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...any more than he anticipated the failure of Two English Girls. He thought I nearly abandoned Stolen Kisses a fortnight before shooting began, I was so ashamed of it, and felt so uncomfortable. I already had the scripts for The Wild Child and Mississippi Mermaid. I said to myself: really, I have two good scripts to shoot; there are magnificent novels to tackle, and in two weeks I am going to ...
5 Criminal Women: The Bride Wore Black (1967), A Gorgeous Girl Like Me (1972)
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Girl Like Me begins: namely, in a prison. Julie Kohler and Camille Bliss have both burned their bridges with society and have taken the plunge that tips them from marginality into criminality. Their respective fates are as different as the tone of the films they inhabit, but whether virgin or prostitute, silent or loquacious, they both pursue the impulse of an ...
6 In Search of the Father: Fahrenheit 451 (1966), Day for Night (1973)
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...of a small human community, the function and organization of which are clearly delimited. The team of firemen and the film crew both have their head (captain/director), their base (fire station/hotel), their equip-ment (cranes and trucks), their work-instruments (flame-thrower/cam-era), and their goal (to achieve their respective missions). The first burns ...
7 Marriages: Mississippi Mermaid (1969), Bed and Board (1970)
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I class myself among the group of directors for whom cinema is an extension of youth, who, just like children who have been sent to play in a corner and remake the world with toys, continue to play as adults by making films. This is what I call “cinema from the room at the back,” involving a refusal to accept life as it is, or the world in its real state and, in reaction, an acceptance of the need to re-create ...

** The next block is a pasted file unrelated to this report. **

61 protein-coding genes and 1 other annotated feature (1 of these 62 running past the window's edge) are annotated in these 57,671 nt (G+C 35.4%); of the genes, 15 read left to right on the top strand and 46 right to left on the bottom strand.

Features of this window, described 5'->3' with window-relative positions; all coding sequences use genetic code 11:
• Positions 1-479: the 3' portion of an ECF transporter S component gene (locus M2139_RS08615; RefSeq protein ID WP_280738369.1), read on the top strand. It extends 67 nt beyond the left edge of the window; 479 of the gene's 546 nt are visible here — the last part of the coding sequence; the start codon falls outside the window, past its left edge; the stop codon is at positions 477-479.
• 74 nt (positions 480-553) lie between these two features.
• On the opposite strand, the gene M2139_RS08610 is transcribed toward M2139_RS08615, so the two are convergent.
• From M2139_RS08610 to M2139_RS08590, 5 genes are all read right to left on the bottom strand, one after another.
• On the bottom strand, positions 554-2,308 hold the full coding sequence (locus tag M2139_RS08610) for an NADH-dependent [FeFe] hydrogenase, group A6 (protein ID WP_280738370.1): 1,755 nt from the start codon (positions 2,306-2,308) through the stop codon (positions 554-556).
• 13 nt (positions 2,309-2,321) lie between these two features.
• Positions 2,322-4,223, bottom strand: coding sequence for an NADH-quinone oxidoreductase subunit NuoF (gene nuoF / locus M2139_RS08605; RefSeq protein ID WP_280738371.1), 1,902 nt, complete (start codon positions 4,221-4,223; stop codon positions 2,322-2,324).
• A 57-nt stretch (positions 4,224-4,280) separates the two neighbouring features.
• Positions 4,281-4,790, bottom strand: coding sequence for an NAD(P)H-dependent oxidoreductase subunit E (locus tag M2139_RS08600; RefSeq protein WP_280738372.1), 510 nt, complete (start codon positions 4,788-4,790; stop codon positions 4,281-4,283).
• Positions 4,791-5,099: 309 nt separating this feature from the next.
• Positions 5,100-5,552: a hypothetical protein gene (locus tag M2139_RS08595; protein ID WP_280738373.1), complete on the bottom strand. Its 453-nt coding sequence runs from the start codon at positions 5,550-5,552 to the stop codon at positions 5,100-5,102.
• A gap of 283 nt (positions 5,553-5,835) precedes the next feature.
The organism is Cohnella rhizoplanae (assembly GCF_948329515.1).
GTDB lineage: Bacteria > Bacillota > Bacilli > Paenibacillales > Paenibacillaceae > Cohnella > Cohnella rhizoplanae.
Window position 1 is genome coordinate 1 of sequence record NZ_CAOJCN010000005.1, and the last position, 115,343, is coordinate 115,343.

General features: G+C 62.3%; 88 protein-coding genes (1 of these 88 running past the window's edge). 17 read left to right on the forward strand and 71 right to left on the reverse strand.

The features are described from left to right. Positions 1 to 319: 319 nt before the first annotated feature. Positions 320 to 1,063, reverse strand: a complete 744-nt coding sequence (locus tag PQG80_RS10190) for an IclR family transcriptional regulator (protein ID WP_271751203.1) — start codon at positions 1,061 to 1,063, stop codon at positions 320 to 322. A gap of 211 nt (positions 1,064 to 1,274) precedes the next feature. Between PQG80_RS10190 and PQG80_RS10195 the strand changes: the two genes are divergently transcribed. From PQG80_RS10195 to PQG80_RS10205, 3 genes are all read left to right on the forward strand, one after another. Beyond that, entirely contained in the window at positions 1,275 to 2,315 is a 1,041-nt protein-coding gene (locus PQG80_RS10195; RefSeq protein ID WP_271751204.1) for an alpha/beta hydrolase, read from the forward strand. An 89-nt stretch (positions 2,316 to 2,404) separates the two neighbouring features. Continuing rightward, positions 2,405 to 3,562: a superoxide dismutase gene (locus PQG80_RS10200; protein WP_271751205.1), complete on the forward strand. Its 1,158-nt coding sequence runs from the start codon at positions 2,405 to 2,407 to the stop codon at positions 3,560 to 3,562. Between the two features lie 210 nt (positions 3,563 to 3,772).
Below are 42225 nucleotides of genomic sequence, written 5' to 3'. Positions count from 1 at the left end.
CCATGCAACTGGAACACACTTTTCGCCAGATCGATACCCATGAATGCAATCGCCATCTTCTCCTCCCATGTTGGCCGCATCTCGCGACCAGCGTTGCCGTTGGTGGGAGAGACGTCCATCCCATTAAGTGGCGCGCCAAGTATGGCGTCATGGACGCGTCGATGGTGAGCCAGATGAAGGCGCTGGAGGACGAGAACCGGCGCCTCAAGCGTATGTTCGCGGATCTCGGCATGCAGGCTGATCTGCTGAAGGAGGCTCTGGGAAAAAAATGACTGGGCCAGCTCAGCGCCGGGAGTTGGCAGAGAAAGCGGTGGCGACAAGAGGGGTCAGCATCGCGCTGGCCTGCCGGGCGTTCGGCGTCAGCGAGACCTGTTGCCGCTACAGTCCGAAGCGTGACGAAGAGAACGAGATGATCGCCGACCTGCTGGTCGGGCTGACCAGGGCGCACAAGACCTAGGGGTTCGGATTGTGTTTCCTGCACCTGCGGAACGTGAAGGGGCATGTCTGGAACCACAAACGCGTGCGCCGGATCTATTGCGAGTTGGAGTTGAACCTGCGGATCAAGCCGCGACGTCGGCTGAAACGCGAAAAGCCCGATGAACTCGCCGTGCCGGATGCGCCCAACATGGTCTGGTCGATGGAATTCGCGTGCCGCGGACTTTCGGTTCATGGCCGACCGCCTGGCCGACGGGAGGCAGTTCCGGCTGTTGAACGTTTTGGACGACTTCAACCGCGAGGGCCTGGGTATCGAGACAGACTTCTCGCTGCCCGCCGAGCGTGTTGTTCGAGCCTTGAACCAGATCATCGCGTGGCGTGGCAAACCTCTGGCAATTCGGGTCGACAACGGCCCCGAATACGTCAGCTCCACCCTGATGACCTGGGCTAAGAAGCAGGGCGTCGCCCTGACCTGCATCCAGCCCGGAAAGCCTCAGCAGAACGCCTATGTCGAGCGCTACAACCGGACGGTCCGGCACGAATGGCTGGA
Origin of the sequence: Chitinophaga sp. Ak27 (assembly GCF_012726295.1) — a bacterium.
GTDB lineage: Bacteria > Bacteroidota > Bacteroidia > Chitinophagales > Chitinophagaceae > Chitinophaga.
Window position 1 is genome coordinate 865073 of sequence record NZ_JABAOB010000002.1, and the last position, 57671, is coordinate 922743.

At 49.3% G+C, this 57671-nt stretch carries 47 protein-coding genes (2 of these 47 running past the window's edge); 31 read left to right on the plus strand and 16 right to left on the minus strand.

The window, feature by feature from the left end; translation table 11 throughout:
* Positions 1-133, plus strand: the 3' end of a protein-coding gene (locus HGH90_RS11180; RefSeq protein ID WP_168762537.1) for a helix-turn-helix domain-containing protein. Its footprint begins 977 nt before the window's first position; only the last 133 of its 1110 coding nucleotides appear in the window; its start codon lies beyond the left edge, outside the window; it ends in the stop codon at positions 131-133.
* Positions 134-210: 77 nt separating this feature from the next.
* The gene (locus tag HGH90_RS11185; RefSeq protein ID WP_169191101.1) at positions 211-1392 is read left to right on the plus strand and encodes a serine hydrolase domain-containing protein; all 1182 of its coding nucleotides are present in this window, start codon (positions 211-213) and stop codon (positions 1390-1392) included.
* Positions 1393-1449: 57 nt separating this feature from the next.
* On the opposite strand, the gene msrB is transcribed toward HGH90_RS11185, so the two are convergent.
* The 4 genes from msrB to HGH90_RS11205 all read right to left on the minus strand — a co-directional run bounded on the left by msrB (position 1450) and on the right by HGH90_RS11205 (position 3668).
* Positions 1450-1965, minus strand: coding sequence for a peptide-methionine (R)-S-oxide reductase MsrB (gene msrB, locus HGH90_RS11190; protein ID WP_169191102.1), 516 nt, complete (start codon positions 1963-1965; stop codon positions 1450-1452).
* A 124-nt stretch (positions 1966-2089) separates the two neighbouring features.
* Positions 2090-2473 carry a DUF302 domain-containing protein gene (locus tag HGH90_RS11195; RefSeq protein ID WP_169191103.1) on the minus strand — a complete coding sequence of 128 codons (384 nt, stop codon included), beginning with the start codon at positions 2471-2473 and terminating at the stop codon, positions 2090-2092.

8 Words and Things: The Wild Child (1970), The Story of Adèle H. (1975)
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...who still does not have a name, is placed in an institution for deaf-mutes. That night, in the dormitory, being unable to bear the sheets and mattress, he hides under the bed to sleep. At the end of The Story of Adèle H., Victor Hugo’s daughter, who no longer knows who she is, takes refuge in an asylum for the night and, terrified that some-...
9 The Child King: Small Change (1976), Love on the Run (1979)
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...ways, both deal with the past, reassembling fragments of a childhood, a time of life, an experience. Of the sketches that make up Small Change,only the final one (the summer camp) is directly autobiographical. The others are snippets of stories found in newspapers, invented, or borrowed from others. Nevertheless, this film seems in many respects to be like a ...
10 Fetishism and Mourning: The Man Who Loved Women (1977), The Green Room (1978)
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Small Change and Love on the Run. The two films that frame them, how-ever, The Man Who Loved Women and The Green Room, are among the films in Truffaut’s oeuvre that most powerfully and tragically address the problem of the relationship between the son and the mother, and the oppressive constraints that its failure imposes on the mature adult. ...
11 The Role of Play: Confidentially Yours (1983)
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...from his hide; a rifle shot, the hunter collapses, his face covered in blood. This is how Confidentially Yours begins. Massoulier is dead. Those who are familiar with Truffaut’s films know him without ever having seen him: his name appears recurrently from the time of The Bride Wore Black– Massoulier is Corey’s friend, from whose dialogue we learn that Mas-...
Conclusion: The Art of the Secret
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...can serve as a paradigm for understanding Truffaut’s narrative proce-dure. Instead of explicit and abstract information, we find an indirect re-sponse formulated in a metaphoric, figurative language. Puzzling at first sight, it can be exposed through an imaginative and ingenious analysis. It requires the interlocutor to engage in mental gymnastics that disobey ...
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Page Count: 374
Illustrations: 40 b&w illus.
Publication Year: 2013